for nine months, six months, both acceptable for iran. we have no difficulty. we are here to send a strong message to the market that we are very series, serious to have a staple market. theto, for benefit of consumers and producers. manus: will the market rebalance by the end of the year? i've heard many stories. give me your version. >> opec is -- necessary. we can extent, develop production based on the decision. it seems it can control the situation and to reach us to the target price that we have in our mind. >> we know iran has vast reserved and is keen to get --
technology into iran. and has aspirations to produce 3 million more barrels a day. how long before iran can ramp-up to 4 million and beyond? >> after the new election that we had, now we are in a more powerful position for continuing our policies and strategies in oil markets. many contractsd for increasing the production. manus: what can your production get to, your excellency, in the near term? >> our production is very, capacity production is close to 4 million barrels only oil. >> do you have any concerns about the more -- manus: ok, francine, so, that is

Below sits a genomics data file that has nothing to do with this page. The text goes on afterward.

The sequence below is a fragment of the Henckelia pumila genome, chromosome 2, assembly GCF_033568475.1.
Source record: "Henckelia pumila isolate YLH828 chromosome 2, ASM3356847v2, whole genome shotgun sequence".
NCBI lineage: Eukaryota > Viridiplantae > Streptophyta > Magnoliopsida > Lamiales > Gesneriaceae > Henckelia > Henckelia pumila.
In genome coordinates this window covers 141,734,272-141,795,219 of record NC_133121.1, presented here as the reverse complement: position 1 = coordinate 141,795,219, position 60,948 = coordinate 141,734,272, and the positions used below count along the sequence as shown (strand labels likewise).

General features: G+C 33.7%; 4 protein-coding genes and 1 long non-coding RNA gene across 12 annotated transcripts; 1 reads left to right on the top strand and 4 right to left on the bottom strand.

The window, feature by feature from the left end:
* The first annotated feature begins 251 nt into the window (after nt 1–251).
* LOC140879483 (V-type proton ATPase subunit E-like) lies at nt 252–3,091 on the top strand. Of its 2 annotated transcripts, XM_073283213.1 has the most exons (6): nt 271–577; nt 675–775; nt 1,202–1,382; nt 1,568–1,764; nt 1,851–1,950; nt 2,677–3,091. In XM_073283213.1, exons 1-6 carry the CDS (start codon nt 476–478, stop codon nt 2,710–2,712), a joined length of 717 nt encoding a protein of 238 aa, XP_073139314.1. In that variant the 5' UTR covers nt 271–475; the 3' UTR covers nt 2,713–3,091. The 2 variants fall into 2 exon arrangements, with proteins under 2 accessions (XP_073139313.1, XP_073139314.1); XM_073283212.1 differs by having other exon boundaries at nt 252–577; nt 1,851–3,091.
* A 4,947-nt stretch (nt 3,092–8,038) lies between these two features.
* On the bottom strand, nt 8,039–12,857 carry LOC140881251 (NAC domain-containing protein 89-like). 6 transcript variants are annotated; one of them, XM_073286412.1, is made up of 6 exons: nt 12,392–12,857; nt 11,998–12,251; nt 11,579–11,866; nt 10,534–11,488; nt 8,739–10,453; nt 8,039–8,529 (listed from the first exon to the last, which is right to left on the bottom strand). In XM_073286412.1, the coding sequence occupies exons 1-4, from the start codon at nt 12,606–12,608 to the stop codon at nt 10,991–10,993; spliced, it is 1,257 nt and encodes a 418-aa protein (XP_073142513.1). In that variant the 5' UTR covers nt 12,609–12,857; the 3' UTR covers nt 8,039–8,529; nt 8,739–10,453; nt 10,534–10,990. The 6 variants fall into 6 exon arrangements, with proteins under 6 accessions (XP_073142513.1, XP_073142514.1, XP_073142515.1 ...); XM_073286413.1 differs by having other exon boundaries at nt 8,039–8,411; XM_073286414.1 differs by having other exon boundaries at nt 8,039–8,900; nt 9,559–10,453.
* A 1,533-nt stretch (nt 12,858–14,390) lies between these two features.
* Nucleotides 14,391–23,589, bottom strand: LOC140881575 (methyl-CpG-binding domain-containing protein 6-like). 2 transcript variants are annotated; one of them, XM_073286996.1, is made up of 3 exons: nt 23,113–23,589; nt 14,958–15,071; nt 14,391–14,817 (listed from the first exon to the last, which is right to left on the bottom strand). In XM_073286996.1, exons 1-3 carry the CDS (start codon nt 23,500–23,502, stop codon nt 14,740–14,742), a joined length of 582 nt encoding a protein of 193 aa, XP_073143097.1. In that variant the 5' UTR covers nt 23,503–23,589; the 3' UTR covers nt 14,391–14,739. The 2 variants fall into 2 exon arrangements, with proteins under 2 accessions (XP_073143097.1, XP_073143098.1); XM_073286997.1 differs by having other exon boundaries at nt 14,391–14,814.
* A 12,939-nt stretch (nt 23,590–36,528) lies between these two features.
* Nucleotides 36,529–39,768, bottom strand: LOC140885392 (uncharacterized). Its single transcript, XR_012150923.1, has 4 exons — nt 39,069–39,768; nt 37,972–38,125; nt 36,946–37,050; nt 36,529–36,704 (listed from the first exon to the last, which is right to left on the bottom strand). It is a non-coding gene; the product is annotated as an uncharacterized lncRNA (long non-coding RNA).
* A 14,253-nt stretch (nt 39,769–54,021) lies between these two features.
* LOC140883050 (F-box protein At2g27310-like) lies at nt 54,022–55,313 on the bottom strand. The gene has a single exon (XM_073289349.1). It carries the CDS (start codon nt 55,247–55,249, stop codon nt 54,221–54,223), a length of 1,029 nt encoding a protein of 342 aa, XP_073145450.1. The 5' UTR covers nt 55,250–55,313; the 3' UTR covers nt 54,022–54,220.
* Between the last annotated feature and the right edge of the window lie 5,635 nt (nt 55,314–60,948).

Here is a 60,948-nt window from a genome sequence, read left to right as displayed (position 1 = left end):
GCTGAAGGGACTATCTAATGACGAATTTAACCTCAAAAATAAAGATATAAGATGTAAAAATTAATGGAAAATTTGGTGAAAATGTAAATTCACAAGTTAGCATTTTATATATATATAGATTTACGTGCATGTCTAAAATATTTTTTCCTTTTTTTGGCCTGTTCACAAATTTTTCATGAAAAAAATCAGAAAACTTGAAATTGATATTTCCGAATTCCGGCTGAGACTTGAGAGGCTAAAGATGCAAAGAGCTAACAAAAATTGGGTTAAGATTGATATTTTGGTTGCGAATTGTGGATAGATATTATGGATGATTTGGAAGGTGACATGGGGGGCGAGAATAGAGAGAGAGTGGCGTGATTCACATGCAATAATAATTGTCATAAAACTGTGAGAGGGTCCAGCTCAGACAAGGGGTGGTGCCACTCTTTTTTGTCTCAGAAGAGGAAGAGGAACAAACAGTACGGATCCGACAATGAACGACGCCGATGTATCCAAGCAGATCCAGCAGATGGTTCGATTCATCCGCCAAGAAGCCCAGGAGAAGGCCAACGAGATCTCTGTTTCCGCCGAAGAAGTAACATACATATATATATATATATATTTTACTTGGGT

the latest from the iranians. want to quickly go to iraq. stay with me. minister, bloomberg news. [inaudible] what does it take to get 12 months? >> well, the 12 months is just in a proposal and the nine months proposal. 9 months.s we fully support this proposal. manus: will the market rebalance by the end of the year? >> all studies and prediction indicate the market will be -- in nine months. manus: in terms of this meeting, has it been a good consensusbuilding meeting for all of you? >> i think so, yes, definitely. manus: thank you very much, minister. so, that's -- they;'re about to close the doors here. i think that's as much as we can get you at this juncture, fran.